ARCHIVED — Alan Hodgson
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COPYRIGHT REFORM PROCESS
SUBMISSIONS RECEIVED REGARDING THE CONSULTATION PAPERS
Documents received have been posted in the official language in which they were submitted. All are posted as received by the departments, however all address information has been removed.
Submission from Alan Hodgson received on September 15, 2001 via e-mail
Subject: Canadian copyright reform
Comments - Government of Canada Copyright Reform
c/o Intellectual Property Policy Directorate
235 Queen Street
5th Floor West
Ottawa, Ontario K1A 0H5 Canada
To Industry Canada, the Department of Canadian Heritage, the Intellectual Property Policy Directorate and other concerned agencies:
I write to express my concern with the extreme intellectual property provisions of the Consultation Paper on Digital Copyright Issues (CPCDI).
The measures proposed within these provisions, based on the US Digital Millenium Copyright Act (DMCA), give far too much power to publishers, at the expense of individual right. The DMCA is under legal challenge in the US for violating the 1st Amendment. Any similar law in Canada would undoubtedly violate the Canadian Charter of Rights and Freedoms and the UN Universal Declaration of Human Rights by prohibiting free speech for the lawful purposes of fair use, reverse engineering and computer security research (among others).
The proposed measures benefit no one except large (mostly American) content producers, at the expense of our freedoms. Copyright protection is itself a special restriction of our rights designed to maintain an incentive for publishers to produce original content. That restriction of our rights is supposed to be balanced by allowing individuals who purchase such works to do many things with those works (fair use), and by having those works pass into the public domain after a specified period of time for the use of all. By allowing companies to protect copyrighted works with copy-protection measures that are then given the force of law by preventing individuals from bypassing them to permit our normal rights, all benefits to the public are lost.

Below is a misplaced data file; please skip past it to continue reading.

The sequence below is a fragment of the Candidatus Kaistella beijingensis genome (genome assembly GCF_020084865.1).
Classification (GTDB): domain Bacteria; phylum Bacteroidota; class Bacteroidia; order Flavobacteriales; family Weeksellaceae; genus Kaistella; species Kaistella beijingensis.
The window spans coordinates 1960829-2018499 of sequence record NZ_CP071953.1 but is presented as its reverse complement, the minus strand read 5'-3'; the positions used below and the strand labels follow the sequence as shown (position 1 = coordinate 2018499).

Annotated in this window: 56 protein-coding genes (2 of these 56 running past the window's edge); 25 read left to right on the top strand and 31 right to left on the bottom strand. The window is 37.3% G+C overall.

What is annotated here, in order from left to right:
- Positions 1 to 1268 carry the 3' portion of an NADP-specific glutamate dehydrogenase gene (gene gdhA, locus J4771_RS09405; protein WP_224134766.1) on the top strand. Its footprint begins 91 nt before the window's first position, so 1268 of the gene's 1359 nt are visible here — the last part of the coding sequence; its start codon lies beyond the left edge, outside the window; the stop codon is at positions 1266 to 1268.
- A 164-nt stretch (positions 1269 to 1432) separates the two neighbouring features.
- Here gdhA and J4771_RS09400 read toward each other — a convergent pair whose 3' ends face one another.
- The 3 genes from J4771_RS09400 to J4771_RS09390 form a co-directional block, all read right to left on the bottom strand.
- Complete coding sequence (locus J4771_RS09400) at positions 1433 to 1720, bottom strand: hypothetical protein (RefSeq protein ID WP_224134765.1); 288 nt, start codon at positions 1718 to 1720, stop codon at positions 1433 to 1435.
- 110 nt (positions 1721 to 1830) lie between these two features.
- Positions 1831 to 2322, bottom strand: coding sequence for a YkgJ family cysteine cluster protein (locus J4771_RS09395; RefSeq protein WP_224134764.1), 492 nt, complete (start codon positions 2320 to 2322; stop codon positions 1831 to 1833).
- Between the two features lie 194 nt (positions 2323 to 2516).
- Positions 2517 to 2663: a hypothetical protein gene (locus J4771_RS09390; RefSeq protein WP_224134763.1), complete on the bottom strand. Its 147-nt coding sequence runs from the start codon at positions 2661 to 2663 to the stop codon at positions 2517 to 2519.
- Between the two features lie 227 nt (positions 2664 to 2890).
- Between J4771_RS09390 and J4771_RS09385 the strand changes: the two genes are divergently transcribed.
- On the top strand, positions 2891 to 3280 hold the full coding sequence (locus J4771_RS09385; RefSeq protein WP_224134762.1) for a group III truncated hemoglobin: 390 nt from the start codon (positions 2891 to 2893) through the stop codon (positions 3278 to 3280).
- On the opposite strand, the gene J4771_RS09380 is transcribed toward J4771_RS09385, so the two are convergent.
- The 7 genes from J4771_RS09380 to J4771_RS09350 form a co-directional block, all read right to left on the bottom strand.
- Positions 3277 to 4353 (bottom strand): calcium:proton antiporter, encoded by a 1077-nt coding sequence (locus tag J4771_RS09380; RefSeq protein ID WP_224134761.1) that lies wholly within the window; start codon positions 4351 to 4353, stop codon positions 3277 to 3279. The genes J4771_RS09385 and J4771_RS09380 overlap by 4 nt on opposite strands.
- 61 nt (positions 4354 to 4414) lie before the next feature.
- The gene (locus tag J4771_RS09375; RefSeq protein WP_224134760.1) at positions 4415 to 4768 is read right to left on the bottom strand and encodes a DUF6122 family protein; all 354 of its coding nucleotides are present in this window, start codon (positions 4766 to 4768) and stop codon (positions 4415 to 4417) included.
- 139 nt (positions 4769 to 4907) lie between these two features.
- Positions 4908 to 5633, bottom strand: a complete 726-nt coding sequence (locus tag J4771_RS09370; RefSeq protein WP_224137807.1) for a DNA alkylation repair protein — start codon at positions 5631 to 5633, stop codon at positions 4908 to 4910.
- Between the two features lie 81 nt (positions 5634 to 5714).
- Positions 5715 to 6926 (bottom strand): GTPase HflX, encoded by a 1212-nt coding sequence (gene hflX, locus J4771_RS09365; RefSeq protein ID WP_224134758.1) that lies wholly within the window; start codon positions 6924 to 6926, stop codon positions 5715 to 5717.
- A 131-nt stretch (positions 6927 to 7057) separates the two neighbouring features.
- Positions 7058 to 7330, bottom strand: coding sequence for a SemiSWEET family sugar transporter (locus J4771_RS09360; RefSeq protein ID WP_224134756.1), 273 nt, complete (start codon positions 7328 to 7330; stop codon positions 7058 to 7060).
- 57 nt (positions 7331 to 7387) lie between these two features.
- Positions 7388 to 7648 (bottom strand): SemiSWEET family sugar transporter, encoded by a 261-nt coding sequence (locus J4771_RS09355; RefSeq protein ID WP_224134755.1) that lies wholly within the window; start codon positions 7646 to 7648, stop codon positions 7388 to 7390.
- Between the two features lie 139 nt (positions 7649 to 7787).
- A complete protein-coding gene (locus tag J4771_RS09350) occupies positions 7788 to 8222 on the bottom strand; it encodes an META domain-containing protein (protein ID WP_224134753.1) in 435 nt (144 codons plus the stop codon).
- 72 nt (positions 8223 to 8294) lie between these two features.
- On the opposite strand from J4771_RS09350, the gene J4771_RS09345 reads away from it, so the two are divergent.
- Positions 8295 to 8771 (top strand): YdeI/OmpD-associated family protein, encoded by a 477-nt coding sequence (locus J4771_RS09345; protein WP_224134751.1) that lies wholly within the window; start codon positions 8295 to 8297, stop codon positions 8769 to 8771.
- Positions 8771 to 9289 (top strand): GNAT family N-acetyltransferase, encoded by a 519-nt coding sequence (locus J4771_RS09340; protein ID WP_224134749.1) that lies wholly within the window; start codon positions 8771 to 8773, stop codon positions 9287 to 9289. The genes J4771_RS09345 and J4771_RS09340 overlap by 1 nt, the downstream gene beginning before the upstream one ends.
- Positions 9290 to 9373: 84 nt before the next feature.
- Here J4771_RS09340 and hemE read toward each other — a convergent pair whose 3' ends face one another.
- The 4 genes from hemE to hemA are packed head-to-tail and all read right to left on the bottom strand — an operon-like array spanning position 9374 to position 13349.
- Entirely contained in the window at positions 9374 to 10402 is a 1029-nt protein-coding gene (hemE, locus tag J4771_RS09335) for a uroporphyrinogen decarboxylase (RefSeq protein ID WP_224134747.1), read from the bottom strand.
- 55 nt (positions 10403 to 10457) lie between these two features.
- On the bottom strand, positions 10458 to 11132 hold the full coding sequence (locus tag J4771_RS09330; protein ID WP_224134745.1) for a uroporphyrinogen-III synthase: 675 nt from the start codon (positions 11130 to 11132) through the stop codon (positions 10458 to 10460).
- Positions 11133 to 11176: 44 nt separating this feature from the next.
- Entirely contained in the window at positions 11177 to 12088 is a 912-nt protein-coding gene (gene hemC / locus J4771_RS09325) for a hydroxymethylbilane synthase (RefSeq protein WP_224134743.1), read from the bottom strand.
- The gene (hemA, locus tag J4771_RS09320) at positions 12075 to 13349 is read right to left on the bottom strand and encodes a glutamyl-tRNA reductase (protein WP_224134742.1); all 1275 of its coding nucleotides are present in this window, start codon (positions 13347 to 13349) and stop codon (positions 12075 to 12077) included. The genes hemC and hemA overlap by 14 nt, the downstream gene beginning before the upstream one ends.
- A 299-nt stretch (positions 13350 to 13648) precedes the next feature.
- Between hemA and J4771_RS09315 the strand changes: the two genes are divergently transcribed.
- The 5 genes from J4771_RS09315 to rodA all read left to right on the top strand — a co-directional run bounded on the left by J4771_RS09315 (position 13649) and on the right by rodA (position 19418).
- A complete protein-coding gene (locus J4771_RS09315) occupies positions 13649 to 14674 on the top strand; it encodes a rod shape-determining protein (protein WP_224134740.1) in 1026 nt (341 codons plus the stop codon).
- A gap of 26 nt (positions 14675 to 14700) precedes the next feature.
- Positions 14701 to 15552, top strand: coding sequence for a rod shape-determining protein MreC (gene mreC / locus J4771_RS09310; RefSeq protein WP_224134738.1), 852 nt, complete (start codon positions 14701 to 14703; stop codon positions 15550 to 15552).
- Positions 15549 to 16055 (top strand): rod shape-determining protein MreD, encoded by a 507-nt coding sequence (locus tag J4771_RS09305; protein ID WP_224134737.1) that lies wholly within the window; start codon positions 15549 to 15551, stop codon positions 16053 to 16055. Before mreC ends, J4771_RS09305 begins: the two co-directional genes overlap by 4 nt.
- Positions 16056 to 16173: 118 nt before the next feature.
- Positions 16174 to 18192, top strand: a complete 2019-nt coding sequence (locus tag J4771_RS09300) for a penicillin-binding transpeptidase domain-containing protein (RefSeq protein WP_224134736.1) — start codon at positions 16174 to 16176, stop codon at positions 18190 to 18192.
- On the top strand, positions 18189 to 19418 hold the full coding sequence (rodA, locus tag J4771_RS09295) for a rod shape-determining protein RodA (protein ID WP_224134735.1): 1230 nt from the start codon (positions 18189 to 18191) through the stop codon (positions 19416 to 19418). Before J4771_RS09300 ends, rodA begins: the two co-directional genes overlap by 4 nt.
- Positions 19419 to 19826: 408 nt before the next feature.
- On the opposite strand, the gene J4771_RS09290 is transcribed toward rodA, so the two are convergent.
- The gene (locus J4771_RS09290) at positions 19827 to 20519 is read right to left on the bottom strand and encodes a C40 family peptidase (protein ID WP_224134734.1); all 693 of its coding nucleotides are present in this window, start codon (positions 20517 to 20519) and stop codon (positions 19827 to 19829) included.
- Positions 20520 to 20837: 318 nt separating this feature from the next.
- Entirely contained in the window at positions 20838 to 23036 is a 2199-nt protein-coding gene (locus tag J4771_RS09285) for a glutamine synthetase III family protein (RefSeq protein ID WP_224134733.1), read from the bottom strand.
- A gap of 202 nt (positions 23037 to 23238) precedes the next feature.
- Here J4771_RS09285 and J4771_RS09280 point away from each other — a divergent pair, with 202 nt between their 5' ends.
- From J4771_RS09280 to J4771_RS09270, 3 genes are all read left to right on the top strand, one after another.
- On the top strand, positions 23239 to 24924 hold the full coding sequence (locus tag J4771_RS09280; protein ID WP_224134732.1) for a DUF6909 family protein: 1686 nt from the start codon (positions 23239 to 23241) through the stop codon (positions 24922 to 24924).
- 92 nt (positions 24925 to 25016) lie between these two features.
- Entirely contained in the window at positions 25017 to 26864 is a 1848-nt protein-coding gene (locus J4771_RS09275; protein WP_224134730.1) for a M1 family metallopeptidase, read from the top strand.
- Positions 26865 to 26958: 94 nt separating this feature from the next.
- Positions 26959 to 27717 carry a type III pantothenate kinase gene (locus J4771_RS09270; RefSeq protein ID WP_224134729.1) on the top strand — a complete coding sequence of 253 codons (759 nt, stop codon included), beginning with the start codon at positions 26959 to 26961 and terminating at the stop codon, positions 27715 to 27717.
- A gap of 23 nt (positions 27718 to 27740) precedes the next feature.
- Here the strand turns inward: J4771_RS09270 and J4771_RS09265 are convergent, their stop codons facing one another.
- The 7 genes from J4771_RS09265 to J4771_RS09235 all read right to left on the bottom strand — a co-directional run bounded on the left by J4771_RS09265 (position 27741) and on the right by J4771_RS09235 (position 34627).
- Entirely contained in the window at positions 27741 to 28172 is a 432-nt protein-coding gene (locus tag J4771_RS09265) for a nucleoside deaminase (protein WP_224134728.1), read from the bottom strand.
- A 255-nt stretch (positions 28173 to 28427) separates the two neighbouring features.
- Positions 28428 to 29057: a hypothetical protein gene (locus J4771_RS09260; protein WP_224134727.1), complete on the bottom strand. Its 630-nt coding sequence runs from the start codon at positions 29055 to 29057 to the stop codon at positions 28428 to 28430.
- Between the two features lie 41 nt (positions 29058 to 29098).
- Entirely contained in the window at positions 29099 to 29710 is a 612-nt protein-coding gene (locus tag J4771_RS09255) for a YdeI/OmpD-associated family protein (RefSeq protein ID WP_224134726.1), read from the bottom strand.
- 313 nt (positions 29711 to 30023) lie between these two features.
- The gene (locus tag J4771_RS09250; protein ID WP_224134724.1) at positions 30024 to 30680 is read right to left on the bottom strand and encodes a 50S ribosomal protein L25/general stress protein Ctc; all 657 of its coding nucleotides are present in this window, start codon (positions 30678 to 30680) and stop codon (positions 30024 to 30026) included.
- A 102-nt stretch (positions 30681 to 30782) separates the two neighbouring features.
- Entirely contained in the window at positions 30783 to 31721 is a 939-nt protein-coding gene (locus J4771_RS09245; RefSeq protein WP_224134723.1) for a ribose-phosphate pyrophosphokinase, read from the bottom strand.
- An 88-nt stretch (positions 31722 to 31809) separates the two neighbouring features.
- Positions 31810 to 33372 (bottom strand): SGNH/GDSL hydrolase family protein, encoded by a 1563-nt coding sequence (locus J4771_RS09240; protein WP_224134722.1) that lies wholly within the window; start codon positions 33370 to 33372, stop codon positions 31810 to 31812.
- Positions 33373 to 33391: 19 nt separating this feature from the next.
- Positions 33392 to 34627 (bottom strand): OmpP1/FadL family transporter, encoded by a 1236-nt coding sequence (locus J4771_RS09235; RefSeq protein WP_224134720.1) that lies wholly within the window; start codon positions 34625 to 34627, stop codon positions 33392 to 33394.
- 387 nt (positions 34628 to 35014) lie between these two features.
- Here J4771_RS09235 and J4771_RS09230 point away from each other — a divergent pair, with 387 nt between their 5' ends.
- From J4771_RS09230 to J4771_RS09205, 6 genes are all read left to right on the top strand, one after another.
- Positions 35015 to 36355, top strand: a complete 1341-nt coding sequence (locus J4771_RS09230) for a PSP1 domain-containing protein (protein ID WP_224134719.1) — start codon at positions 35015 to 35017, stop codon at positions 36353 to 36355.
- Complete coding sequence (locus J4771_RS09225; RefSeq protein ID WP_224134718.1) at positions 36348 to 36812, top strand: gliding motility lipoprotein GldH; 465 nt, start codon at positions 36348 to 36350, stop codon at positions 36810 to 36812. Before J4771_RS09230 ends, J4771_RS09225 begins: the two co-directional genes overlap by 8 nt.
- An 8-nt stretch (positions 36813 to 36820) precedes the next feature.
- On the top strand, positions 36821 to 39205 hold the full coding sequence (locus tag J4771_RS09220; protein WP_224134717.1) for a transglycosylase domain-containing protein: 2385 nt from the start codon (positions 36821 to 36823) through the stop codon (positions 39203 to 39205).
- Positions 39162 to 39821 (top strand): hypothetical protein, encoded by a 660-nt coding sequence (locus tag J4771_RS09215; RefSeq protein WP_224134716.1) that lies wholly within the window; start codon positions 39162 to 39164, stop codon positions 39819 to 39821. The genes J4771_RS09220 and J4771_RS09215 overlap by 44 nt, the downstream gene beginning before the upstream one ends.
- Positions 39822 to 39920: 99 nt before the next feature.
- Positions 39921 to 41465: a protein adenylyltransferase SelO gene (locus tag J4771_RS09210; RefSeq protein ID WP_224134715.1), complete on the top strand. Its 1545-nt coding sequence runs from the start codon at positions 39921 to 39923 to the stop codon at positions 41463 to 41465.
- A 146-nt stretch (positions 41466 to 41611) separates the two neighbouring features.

I would only be in favour of legislation of this nature if it was accompanied by strong measures to guarantee that any such copyrighted works were made available to all libraries at reasonable cost and that the copyrighted works were guaranteed to be put in the public domain with no copy protection mechanisms when their limited term copyright protections expire. This would have to be done through an escrow agency that the copyright holders should pay the costs for.
In light of the serious flaws in the current approach, I urge you to remove these controversial and anti-freedom provisions from the CPDCI language. The DMCA is already an international debacle, due to the arrest of a Russian programmer in the US for research work he published outside that country, and the accompanying chill that act has cast upon the computer security research field. Its flaws should not be imported and forced on Canadians.
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